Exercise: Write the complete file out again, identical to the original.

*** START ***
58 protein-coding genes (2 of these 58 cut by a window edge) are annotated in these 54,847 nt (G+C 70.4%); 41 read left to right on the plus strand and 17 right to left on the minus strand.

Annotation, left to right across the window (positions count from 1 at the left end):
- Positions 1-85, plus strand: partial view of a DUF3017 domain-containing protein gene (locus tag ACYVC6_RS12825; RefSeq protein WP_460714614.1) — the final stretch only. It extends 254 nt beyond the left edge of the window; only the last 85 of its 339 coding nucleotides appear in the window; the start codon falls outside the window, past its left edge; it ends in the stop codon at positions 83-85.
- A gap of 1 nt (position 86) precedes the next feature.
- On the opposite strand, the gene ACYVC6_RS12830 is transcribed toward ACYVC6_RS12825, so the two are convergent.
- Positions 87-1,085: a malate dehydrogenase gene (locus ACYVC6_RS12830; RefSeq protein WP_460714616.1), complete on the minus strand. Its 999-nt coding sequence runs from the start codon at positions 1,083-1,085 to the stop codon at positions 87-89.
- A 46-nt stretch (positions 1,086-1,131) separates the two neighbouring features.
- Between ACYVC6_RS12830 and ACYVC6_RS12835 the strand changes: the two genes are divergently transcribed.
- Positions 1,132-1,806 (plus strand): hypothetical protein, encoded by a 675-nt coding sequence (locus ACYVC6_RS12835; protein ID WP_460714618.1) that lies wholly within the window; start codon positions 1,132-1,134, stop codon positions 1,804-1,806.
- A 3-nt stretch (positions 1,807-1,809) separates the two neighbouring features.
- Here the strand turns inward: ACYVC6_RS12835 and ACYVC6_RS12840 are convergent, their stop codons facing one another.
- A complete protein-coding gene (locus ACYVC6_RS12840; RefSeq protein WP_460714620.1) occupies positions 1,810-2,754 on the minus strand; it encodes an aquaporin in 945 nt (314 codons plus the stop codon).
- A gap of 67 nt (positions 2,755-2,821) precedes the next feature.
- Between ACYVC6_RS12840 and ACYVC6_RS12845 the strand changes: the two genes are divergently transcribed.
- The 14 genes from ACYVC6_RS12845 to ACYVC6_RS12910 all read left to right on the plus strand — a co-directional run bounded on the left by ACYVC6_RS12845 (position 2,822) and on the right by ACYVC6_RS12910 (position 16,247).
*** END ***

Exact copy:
58 protein-coding genes (2 of these 58 cut by a window edge) are annotated in these 54,847 nt (G+C 70.4%); 41 read left to right on the plus strand and 17 right to left on the minus strand.

Annotation, left to right across the window (positions count from 1 at the left end):
- Positions 1-85, plus strand: partial view of a DUF3017 domain-containing protein gene (locus tag ACYVC6_RS12825; RefSeq protein WP_460714614.1) — the final stretch only. It extends 254 nt beyond the left edge of the window; only the last 85 of its 339 coding nucleotides appear in the window; the start codon falls outside the window, past its left edge; it ends in the stop codon at positions 83-85.
- A gap of 1 nt (position 86) precedes the next feature.
- On the opposite strand, the gene ACYVC6_RS12830 is transcribed toward ACYVC6_RS12825, so the two are convergent.
- Positions 87-1,085: a malate dehydrogenase gene (locus ACYVC6_RS12830; RefSeq protein WP_460714616.1), complete on the minus strand. Its 999-nt coding sequence runs from the start codon at positions 1,083-1,085 to the stop codon at positions 87-89.
- A 46-nt stretch (positions 1,086-1,131) separates the two neighbouring features.
- Between ACYVC6_RS12830 and ACYVC6_RS12835 the strand changes: the two genes are divergently transcribed.
- Positions 1,132-1,806 (plus strand): hypothetical protein, encoded by a 675-nt coding sequence (locus ACYVC6_RS12835; protein ID WP_460714618.1) that lies wholly within the window; start codon positions 1,132-1,134, stop codon positions 1,804-1,806.
- A 3-nt stretch (positions 1,807-1,809) separates the two neighbouring features.
- Here the strand turns inward: ACYVC6_RS12835 and ACYVC6_RS12840 are convergent, their stop codons facing one another.
- A complete protein-coding gene (locus ACYVC6_RS12840; RefSeq protein WP_460714620.1) occupies positions 1,810-2,754 on the minus strand; it encodes an aquaporin in 945 nt (314 codons plus the stop codon).
- A gap of 67 nt (positions 2,755-2,821) precedes the next feature.
- Between ACYVC6_RS12840 and ACYVC6_RS12845 the strand changes: the two genes are divergently transcribed.
- The 14 genes from ACYVC6_RS12845 to ACYVC6_RS12910 all read left to right on the plus strand — a co-directional run bounded on the left by ACYVC6_RS12845 (position 2,822) and on the right by ACYVC6_RS12910 (position 16,247).